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Working on badges / advancements organizational ideas

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As a badge counselor, ASM and parent of an ADD child in a troop with LOTS of ADD boys - I am very much aware of the lack of 'organizational maturity' many of our boys have when they first come into the troop ADD or not!


for advancements, the handbook makes it pretty easy - they have a checklist and you go right down it - the problem is getting the boys to remember their books, and then remember to get them signed off when they complete a requirement. With our new scout patrol, i tell them - "go get your books NOW and lets sit down and go over what we've done today." until they get the habit themselves. With my son's book - he has a cover on it to start with, and there is always a pen tucked in the cover pocket and a partial pad of post-it notes. If he completes a requirement outside of scouts -(like when he got his CPR card at school) i try to get him to make a note or stick the "proof" in the book right away, so it will be with him when he goes to scouts - because I KNOW he will not "remember" when the time comes!


Badges are a different thing, though - since there are so many and they keep updating them. my son once went to a merit badge college where they gave him a folder with the badges he signed up for and their worksheets in it. this struck me as a good idea, and we have continued this by printing out the badge requirements for each badge he is working on and putting them in this folder with clear page protectors between the badges. His Blue Card is stapled to the front page of the requirements, so it can be initialed, but not lost. Any part of the badge that needs written work is pinned in behind the requirements, can be put in the page protector sleeve, or he can go on the computer and answer the questions right there, and print it out later to add to his book. As he finishes a badge and gets it completed and signed off we take it out and "retire" it - the paperwork, his portion of the blue card, etc go in a three ring binder on his shelf at home. (I figure this will make a good basis for a memory book if and when he reaches Eagle)


At this point in time - he is working on 6 badges - most of which he's waiting for something special to complete them (Camping he needs 5 more nights of camping, Shooting & Archery he can only finish target shooting at camp, Space Exploration he's building his rocket, etc.)


he's finally gotten the habit ingrained of taking his handbook and this folder to every scout event/ meeting - in case something comes up to get sign offs! at least he has it in the car!this has REALLY cut down on Jon losing Blue cards and credit for requirements done - especially when the badge counselor changes - like when camp or a merit badge college issues a partial completion!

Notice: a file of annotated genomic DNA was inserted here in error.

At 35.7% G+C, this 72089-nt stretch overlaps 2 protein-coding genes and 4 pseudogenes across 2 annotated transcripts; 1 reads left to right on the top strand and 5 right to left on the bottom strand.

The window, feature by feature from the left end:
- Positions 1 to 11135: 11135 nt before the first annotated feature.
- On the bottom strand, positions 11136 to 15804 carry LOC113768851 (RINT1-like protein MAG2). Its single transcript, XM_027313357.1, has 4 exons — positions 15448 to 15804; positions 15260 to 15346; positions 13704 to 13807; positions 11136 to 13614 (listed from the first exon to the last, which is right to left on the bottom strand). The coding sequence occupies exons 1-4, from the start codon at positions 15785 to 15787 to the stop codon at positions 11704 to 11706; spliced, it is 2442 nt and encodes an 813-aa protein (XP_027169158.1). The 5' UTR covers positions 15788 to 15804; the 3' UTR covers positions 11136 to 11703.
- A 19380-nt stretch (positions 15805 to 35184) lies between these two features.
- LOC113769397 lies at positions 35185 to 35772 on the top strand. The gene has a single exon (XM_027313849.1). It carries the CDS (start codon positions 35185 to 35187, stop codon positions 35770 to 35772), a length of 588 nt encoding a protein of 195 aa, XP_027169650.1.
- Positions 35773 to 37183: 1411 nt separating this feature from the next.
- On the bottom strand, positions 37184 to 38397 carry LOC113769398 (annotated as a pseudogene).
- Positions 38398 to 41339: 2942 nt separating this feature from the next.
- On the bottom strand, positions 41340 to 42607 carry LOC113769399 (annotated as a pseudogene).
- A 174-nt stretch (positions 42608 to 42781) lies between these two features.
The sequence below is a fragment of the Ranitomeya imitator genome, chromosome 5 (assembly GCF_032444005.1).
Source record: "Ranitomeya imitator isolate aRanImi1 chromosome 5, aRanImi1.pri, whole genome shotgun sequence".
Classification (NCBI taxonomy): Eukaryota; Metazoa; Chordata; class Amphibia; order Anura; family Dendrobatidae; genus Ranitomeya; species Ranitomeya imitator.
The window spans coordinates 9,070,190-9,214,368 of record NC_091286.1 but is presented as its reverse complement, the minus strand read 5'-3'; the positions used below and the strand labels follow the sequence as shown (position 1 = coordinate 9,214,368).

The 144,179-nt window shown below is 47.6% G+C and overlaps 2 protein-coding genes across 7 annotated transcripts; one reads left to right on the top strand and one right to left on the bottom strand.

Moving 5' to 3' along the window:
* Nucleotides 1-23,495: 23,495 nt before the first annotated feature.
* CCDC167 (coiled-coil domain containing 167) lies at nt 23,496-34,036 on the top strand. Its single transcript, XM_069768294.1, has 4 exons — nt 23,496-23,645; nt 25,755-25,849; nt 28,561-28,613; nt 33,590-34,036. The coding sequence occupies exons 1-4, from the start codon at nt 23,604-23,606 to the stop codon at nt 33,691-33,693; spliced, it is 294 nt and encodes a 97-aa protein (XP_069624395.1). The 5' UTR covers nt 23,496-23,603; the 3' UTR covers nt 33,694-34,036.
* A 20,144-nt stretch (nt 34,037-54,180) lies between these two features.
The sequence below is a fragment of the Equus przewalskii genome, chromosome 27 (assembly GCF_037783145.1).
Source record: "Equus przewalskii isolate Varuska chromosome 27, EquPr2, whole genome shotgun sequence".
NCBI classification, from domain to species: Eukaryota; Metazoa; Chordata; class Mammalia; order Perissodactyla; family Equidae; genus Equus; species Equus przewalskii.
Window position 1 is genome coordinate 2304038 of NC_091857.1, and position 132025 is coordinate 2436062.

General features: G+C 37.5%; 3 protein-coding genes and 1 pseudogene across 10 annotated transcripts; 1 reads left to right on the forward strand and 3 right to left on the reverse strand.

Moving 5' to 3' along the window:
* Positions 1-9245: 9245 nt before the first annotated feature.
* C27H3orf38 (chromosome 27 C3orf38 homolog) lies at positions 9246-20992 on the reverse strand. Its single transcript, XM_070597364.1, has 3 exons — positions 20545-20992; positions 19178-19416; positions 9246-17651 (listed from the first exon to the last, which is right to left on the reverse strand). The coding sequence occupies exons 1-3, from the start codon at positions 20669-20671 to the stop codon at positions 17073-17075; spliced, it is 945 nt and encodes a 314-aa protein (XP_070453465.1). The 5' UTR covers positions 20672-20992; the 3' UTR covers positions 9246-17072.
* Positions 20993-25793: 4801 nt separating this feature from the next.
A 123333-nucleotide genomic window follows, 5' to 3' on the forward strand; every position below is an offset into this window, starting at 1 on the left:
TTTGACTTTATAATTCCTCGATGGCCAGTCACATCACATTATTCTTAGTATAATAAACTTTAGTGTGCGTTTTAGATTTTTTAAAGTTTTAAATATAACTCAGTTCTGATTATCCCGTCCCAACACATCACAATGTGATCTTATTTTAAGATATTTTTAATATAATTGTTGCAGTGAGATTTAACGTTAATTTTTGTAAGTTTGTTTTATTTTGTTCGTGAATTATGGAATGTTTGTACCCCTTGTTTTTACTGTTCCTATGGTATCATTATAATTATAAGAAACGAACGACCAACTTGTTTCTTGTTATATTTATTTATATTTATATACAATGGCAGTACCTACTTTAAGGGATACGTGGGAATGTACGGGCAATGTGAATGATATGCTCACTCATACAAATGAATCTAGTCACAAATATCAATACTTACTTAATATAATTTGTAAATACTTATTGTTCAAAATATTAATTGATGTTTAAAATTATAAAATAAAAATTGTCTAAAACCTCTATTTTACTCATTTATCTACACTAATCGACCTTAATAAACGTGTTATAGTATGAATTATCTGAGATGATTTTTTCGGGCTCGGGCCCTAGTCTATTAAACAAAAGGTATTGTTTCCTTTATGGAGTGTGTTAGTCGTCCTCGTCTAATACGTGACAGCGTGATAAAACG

I have noticed since becoming an ASM, and a badge counselor, the number of badge cards issued, lost and re-issued - and requirements being lost with them!

I'm thinking of starting a folder like this for each of our 8 new scouts in our troop - whether or not they keep it up will be up to them - but I think it's a good way to keep them aware of working on badges, without the constant 'Looking for papers' this age seems to be prone to loosing.


Any other suggestions for teaching the boys to organize and track progress easily?




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The worksheets are a great idea; we strongly encourage their use too, as a way for the lads to organize their work. In my experience, the Scouts who keep those worksheets in 3-ring binders have the best "retrieval" rates.


For keeping the blue cards, I've also seen Scouts stick one of those adhesive 3 1/2" floppy disk holders inside the back cover of their handbook, and keep the cards in there.


One lesson I learned with the NSP is to get blue cards to them early for MBs like camping, swimming, personal fitness, and others that they'll have to do eventually. Prevents the "woulda, coulda, shoulda" dramatics later on.



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I'm all for providing organizational tools to the Scouts to help them keep track of the required paperwork for badges.


However, let's not forget on whom the responsibility lies . . . the individual Scout. It's part of his learning curve. Parents can, and probably should, encourage and keep advancement in the forefront of the Scout's brain, but it's up to him to complete the requirements and, to a large degree (at least in my mind) keep track of what's done.


I have seen parents who literally run around a campout with the Scout's book open and saying, "Billy, you just met a requirement!" I happen to think Billy ought to complete the requirement on purpose. Or, a helpful adult might say, "Billy, maybe you should look at your handbook, there might be something you accomplished . . ."


Now, before the by-the-bookers go looking for a BSA reference to the above, let me save you some time . . . there isn't one. It's just a personal preference of mine. There is room for philosophy in the BSA in certain areas. If there weren't, I'd be out of a job.



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Worksheets for requirements . . .


That must be similar to what my district has for scout camp. It's like a giant blue card with the Scouts names and all the requirements on it.


The floppy disk holder is a great idea. I'll see if we can incorporate that into our scout's handbooks.


Both sounds like good ideas.



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